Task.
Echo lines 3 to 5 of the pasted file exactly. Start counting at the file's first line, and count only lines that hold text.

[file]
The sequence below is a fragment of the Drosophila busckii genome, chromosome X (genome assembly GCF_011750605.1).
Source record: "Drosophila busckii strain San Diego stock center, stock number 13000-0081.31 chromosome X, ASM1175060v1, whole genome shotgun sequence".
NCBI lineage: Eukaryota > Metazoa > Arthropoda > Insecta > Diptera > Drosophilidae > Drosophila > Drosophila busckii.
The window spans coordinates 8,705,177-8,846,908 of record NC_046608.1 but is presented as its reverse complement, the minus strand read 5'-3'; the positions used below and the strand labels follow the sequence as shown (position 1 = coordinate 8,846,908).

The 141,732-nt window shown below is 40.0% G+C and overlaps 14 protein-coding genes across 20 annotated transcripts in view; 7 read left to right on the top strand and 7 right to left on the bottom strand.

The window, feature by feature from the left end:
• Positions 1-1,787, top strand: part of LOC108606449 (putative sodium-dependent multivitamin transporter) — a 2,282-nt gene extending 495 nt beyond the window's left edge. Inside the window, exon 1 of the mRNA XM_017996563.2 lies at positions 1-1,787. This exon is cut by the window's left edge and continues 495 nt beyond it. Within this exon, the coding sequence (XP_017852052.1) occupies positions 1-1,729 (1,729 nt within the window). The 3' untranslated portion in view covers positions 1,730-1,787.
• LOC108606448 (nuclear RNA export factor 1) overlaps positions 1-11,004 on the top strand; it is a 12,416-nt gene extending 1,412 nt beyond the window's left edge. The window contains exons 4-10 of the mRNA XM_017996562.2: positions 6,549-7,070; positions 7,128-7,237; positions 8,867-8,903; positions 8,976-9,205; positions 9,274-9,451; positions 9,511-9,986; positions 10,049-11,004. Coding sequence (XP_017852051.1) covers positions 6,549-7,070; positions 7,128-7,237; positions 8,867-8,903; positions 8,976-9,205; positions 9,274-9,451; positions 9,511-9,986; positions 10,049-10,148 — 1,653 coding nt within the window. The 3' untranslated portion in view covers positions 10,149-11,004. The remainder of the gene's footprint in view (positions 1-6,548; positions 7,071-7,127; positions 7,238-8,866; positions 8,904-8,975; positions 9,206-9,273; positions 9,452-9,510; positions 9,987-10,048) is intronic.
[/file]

NCBI lineage: Eukaryota > Metazoa > Arthropoda > Insecta > Diptera > Drosophilidae > Drosophila > Drosophila busckii.
The window spans coordinates 8,705,177-8,846,908 of record NC_046608.1 but is presented as its reverse complement, the minus strand read 5'-3'; the positions used below and the strand labels follow the sequence as shown (position 1 = coordinate 8,846,908).

The 141,732-nt window shown below is 40.0% G+C and overlaps 14 protein-coding genes across 20 annotated transcripts in view; 7 read left to right on the top strand and 7 right to left on the bottom strand.